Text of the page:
Dual Shard Designs. We have no idea who they are as their website gives us no information whatsoever (it's almost empty). Judging by their logo, they could be based in Mettmann in the not-so-idyllic North Rhine-Westphalia; we may never know…
… what we do know is that they are going to "provide the community with tools to build charming and attractive websites" and that their launch is being promoted with a free stack.
Floating Notice is a neat little notice that floats up and down over your important message, so that no-one will miss it! Strangely enough, I spotted a couple of messages on the forums "doesn't work!!". A very useful message, because it informs the developer exactly what is going on.
I've had no such 'luck' (I love it when stacks don't work, or when I can break them), I tested the stack with Foundation and RW8 and it works perfectly for me. I even tried a couple of different stack combinations – just to make sure.
So how does Floating Notice work? Quite simply drop Floating Notice into a Stacks page and drag the stack that you wish to highlight into it. At the bottom of Floating Notice, you'll notice a text container — this is where you place your message.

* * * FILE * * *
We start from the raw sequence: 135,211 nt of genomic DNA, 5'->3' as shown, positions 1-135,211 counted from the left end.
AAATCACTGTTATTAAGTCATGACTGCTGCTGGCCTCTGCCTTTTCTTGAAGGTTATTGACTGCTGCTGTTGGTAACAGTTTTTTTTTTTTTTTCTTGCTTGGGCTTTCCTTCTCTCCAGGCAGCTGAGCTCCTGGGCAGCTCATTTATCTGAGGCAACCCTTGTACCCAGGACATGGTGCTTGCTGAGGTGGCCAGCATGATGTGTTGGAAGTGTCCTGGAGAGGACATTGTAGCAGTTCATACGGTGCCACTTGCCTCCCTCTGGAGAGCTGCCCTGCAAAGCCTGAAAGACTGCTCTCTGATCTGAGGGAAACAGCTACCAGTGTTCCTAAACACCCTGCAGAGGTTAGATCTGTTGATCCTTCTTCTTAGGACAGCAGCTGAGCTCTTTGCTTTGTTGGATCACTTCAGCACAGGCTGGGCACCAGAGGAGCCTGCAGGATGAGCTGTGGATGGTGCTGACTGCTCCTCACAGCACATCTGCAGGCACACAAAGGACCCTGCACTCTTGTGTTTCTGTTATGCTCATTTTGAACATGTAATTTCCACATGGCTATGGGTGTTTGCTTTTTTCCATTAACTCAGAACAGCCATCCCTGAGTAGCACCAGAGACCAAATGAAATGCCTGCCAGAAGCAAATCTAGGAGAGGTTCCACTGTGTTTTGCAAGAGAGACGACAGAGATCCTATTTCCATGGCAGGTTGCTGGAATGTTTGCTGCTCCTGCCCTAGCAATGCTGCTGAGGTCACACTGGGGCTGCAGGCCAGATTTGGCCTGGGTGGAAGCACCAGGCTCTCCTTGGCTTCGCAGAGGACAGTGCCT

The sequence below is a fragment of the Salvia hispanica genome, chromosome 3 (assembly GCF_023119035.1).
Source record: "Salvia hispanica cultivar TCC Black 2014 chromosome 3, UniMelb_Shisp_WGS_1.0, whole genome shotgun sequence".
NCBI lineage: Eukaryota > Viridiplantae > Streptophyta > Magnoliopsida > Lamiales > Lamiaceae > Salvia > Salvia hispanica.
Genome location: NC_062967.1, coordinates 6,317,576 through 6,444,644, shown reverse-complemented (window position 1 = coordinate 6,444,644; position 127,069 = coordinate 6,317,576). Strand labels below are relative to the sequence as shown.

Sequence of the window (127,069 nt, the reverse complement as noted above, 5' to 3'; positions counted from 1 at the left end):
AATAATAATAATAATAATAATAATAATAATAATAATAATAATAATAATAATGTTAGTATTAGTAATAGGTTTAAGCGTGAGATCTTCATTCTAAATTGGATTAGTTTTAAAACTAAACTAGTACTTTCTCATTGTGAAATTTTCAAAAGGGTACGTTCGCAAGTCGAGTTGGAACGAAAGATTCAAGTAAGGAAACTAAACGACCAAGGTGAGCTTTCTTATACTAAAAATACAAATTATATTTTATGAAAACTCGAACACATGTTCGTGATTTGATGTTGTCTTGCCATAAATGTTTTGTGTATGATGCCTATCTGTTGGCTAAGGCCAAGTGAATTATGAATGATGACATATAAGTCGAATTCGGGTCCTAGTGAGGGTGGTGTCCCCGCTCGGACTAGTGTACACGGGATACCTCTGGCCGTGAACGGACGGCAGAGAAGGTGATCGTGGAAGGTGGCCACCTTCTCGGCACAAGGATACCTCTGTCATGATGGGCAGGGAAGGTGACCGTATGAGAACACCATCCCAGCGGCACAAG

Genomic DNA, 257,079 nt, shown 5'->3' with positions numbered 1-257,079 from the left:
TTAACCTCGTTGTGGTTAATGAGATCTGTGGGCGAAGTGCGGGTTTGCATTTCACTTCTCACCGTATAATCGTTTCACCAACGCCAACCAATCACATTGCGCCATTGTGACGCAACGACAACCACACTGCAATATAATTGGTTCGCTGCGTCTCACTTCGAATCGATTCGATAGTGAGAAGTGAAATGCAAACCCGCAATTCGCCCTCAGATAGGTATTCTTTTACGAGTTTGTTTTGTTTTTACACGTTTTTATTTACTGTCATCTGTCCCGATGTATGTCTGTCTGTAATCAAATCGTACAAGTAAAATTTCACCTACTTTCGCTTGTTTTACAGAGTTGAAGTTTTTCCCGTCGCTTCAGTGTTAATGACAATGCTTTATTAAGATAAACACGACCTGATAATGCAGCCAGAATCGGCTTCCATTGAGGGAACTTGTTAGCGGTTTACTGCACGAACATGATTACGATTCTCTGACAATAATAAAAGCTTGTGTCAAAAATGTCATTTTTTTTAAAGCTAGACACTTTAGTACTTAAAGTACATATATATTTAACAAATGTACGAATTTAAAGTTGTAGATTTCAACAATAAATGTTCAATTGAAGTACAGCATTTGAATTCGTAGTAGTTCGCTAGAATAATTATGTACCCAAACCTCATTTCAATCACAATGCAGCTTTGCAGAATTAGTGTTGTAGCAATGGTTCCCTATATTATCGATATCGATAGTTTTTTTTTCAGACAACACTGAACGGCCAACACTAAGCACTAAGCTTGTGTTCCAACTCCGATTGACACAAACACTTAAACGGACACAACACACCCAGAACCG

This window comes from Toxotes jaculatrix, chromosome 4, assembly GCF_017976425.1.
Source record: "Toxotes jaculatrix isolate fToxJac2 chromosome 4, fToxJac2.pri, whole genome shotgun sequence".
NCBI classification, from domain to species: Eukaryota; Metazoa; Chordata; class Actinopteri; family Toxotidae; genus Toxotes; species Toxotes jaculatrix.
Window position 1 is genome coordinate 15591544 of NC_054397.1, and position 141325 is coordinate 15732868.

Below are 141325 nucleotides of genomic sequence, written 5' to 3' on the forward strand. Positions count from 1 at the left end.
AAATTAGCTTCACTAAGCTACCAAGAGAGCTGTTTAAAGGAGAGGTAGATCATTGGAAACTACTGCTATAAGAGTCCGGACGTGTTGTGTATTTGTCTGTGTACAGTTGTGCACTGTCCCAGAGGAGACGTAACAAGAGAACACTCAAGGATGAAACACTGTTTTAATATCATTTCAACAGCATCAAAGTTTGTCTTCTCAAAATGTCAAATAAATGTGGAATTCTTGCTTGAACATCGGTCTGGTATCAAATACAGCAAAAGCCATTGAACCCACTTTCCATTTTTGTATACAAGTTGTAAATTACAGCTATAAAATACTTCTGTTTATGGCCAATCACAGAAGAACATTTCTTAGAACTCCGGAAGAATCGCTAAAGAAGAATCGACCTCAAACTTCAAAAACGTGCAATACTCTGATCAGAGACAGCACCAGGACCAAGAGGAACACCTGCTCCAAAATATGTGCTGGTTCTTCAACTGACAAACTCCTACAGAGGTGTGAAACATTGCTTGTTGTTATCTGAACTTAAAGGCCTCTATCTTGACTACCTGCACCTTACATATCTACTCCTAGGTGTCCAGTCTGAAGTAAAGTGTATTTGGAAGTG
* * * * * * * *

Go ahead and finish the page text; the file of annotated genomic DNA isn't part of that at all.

Now you just need to adjust the animation and such things as padding and you're all set. You might need to add a margin to encompass the movement, but that's all.
Unless, of course, you're not happy with a simple text message. Should this be the case, you can go wild and begin adding stacks to Floating Notice. The stacks will then jump, or float, up and down to catch a visitor's attention – depending on the animation speed you chose.
Colour – Font, Background
Align – Left, Centre, Right
Use Stacks Content
With a floating (or bouncing) message above your Special Offer, Book Now, or Learn More, no-one is going to miss your CTA.
And all Floating Notice is going to cost you is a subscription to the news letter, where you'll learn more about the site launch and about even more free stacks.
What are you waiting for? There's sure to be an 'Unsubscribe' button!
I assure you it isn’t; Here’s a layout that I put together quickly to demonstrate how Intrinsic works…
We’re building for the modern web – right? So what did we learn just last week?
Let’s build a project together…
Drag an Intrinsic stack into your stacks page and begin filling it with content.